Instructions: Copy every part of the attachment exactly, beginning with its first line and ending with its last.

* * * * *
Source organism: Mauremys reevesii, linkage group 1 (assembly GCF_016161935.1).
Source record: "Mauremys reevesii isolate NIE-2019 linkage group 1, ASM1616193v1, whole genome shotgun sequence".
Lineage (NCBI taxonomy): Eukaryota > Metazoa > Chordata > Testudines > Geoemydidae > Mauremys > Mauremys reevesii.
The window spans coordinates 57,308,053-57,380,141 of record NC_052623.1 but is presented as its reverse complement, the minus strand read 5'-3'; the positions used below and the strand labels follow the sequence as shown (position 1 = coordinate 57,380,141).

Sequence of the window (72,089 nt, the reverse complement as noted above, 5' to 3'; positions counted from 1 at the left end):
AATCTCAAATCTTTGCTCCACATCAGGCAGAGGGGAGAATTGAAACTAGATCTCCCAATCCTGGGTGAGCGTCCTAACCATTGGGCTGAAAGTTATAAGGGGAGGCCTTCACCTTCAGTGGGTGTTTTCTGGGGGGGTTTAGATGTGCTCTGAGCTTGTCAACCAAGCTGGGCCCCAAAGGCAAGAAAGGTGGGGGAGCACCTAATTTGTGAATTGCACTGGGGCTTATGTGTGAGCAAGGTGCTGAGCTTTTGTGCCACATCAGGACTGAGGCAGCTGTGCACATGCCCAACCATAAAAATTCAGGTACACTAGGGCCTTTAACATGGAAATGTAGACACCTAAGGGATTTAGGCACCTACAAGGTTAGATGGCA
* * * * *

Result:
Source organism: Mauremys reevesii, linkage group 1 (assembly GCF_016161935.1).
Source record: "Mauremys reevesii isolate NIE-2019 linkage group 1, ASM1616193v1, whole genome shotgun sequence".
Lineage (NCBI taxonomy): Eukaryota > Metazoa > Chordata > Testudines > Geoemydidae > Mauremys > Mauremys reevesii.
The window spans coordinates 57,308,053-57,380,141 of record NC_052623.1 but is presented as its reverse complement, the minus strand read 5'-3'; the positions used below and the strand labels follow the sequence as shown (position 1 = coordinate 57,380,141).

Sequence of the window (72,089 nt, the reverse complement as noted above, 5' to 3'; positions counted from 1 at the left end):
AATCTCAAATCTTTGCTCCACATCAGGCAGAGGGGAGAATTGAAACTAGATCTCCCAATCCTGGGTGAGCGTCCTAACCATTGGGCTGAAAGTTATAAGGGGAGGCCTTCACCTTCAGTGGGTGTTTTCTGGGGGGGTTTAGATGTGCTCTGAGCTTGTCAACCAAGCTGGGCCCCAAAGGCAAGAAAGGTGGGGGAGCACCTAATTTGTGAATTGCACTGGGGCTTATGTGTGAGCAAGGTGCTGAGCTTTTGTGCCACATCAGGACTGAGGCAGCTGTGCACATGCCCAACCATAAAAATTCAGGTACACTAGGGCCTTTAACATGGAAATGTAGACACCTAAGGGATTTAGGCACCTACAAGGTTAGATGGCA